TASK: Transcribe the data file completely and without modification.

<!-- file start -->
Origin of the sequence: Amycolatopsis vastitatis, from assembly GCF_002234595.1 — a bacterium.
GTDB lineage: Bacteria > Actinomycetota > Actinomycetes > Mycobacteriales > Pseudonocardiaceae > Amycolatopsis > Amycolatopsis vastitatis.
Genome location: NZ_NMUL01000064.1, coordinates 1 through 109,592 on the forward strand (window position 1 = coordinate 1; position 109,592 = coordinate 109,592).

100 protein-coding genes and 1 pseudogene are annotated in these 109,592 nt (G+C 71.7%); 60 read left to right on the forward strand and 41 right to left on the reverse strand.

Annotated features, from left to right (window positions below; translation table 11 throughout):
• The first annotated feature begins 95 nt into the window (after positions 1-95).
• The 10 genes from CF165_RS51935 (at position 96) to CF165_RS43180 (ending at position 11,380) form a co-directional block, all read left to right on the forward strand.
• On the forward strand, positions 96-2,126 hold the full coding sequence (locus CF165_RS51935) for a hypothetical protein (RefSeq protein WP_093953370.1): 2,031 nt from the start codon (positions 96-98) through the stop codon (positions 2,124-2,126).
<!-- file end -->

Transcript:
Origin of the sequence: Amycolatopsis vastitatis, from assembly GCF_002234595.1 — a bacterium.
GTDB lineage: Bacteria > Actinomycetota > Actinomycetes > Mycobacteriales > Pseudonocardiaceae > Amycolatopsis > Amycolatopsis vastitatis.
Genome location: NZ_NMUL01000064.1, coordinates 1 through 109,592 on the forward strand (window position 1 = coordinate 1; position 109,592 = coordinate 109,592).

100 protein-coding genes and 1 pseudogene are annotated in these 109,592 nt (G+C 71.7%); 60 read left to right on the forward strand and 41 right to left on the reverse strand.

Annotated features, from left to right (window positions below; translation table 11 throughout):
• The first annotated feature begins 95 nt into the window (after positions 1-95).
• The 10 genes from CF165_RS51935 (at position 96) to CF165_RS43180 (ending at position 11,380) form a co-directional block, all read left to right on the forward strand.
• On the forward strand, positions 96-2,126 hold the full coding sequence (locus CF165_RS51935) for a hypothetical protein (RefSeq protein WP_093953370.1): 2,031 nt from the start codon (positions 96-98) through the stop codon (positions 2,124-2,126).